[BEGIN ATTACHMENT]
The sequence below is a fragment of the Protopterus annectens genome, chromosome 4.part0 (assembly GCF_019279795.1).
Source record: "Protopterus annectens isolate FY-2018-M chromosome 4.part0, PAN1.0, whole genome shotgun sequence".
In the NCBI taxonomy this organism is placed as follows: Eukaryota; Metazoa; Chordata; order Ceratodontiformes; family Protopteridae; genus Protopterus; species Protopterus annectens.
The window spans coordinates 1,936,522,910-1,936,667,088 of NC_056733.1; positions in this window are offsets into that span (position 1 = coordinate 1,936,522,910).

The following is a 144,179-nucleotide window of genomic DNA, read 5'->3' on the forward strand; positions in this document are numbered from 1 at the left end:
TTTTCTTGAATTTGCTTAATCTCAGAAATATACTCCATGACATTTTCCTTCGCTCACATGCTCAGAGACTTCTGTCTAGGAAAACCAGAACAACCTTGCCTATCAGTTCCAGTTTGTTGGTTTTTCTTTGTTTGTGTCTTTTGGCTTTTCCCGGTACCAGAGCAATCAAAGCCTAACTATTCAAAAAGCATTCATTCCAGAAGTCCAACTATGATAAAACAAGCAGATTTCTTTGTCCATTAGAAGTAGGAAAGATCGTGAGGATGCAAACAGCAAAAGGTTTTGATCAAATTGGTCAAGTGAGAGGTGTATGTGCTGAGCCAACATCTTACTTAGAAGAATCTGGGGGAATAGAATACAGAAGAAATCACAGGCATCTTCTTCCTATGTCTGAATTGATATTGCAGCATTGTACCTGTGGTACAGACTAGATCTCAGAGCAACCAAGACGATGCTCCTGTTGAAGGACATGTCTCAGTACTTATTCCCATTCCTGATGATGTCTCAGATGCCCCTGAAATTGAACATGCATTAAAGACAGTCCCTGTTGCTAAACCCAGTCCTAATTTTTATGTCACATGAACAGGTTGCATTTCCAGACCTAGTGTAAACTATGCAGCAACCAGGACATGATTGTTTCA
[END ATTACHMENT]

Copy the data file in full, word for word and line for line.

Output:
The sequence below is a fragment of the Protopterus annectens genome, chromosome 4.part0 (assembly GCF_019279795.1).
Source record: "Protopterus annectens isolate FY-2018-M chromosome 4.part0, PAN1.0, whole genome shotgun sequence".
In the NCBI taxonomy this organism is placed as follows: Eukaryota; Metazoa; Chordata; order Ceratodontiformes; family Protopteridae; genus Protopterus; species Protopterus annectens.
The window spans coordinates 1,936,522,910-1,936,667,088 of NC_056733.1; positions in this window are offsets into that span (position 1 = coordinate 1,936,522,910).

The following is a 144,179-nucleotide window of genomic DNA, read 5'->3' on the forward strand; positions in this document are numbered from 1 at the left end:
TTTTCTTGAATTTGCTTAATCTCAGAAATATACTCCATGACATTTTCCTTCGCTCACATGCTCAGAGACTTCTGTCTAGGAAAACCAGAACAACCTTGCCTATCAGTTCCAGTTTGTTGGTTTTTCTTTGTTTGTGTCTTTTGGCTTTTCCCGGTACCAGAGCAATCAAAGCCTAACTATTCAAAAAGCATTCATTCCAGAAGTCCAACTATGATAAAACAAGCAGATTTCTTTGTCCATTAGAAGTAGGAAAGATCGTGAGGATGCAAACAGCAAAAGGTTTTGATCAAATTGGTCAAGTGAGAGGTGTATGTGCTGAGCCAACATCTTACTTAGAAGAATCTGGGGGAATAGAATACAGAAGAAATCACAGGCATCTTCTTCCTATGTCTGAATTGATATTGCAGCATTGTACCTGTGGTACAGACTAGATCTCAGAGCAACCAAGACGATGCTCCTGTTGAAGGACATGTCTCAGTACTTATTCCCATTCCTGATGATGTCTCAGATGCCCCTGAAATTGAACATGCATTAAAGACAGTCCCTGTTGCTAAACCCAGTCCTAATTTTTATGTCACATGAACAGGTTGCATTTCCAGACCTAGTGTAAACTATGCAGCAACCAGGACATGATTGTTTCA